Three battalions and a mortar company from the Field Reinforcement Brigade were headed for the Ilomantsi area to serve as reinforcements in Detachment Talvela. Jaeger Officer, Colonel Per (Pelle) Ekholm was appointed commander of Detachment A, which was formed of all the troops in this area.
The battles in the Ilomantsi area descended into trench warfare
When Talvela took charge of the front in the Ilomantsi area, battles were being fought in the areas of Möhkö and the Kallioniemi ferry. The commander of Detachment A, Colonel Ekholm, arrived in Ilomantsi on 8 December. The following day, he gave the troops battling in the Möhkö area permission to retreat to Oinaansalmi. The units of the enemy division also attacked in the Kallioniemi area on 10 December. The enemy forces that had partly reached the defenders’ rear were repelled. The counterattack started by Detachment A did not achieve significant success. The front in the Ilomantsi area stabilised at the Kallioniemi–Oinaansalmi line.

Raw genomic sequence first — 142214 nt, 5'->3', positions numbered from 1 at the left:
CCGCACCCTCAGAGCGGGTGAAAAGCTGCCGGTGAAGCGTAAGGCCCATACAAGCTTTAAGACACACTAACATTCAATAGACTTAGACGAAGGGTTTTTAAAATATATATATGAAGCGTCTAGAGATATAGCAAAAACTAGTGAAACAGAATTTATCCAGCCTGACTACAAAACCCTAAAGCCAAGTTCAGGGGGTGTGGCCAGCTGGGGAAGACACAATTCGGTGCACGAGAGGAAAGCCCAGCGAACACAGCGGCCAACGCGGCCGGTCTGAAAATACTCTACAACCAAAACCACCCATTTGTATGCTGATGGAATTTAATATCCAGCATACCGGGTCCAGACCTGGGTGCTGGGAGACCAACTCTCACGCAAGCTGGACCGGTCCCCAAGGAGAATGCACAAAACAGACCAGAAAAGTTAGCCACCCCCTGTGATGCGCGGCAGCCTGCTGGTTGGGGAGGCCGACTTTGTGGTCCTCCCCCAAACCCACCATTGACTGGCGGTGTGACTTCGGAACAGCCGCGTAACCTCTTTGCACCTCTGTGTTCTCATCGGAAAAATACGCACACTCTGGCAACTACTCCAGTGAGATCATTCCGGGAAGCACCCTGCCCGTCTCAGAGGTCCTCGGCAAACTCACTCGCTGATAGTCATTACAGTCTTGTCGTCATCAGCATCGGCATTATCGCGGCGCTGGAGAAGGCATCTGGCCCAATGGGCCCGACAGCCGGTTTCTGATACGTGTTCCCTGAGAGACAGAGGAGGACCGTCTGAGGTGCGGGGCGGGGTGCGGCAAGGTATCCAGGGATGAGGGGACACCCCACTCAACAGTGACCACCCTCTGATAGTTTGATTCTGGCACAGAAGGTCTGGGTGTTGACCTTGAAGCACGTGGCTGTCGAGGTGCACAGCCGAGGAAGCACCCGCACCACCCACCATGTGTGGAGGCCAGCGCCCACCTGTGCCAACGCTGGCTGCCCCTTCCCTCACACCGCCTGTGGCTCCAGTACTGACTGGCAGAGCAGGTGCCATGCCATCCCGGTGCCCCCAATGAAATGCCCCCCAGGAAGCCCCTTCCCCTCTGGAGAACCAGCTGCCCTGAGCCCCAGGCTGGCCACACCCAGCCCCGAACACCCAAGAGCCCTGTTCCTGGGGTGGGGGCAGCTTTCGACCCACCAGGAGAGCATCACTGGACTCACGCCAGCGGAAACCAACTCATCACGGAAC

Detachment P achieved a significant victory in Tolvajärvi
Detachment P launched its attack in Tolvajärvi on the morning of 12 December. Belyaev’s rifle division (139th RD), which was preparing its own attack at the same time, began its withdrawal after the day’s battles. For a time, the division was almost incapable of battle. Concentrated at the front in the withdrawal phase after the Battle of Tolvajärvi, the 75th Rifle Division took over the responsibility for the front from the 139th Rifle Division.
Capture of Ägläjärvi (Yaglyayarvi)
Detachment P reached Ägläjärvi four days later, on 17 December. The majority of the 75th Rifle Division and the troops of the 139th Rifle Division who were fit to fight took up defensive positions there.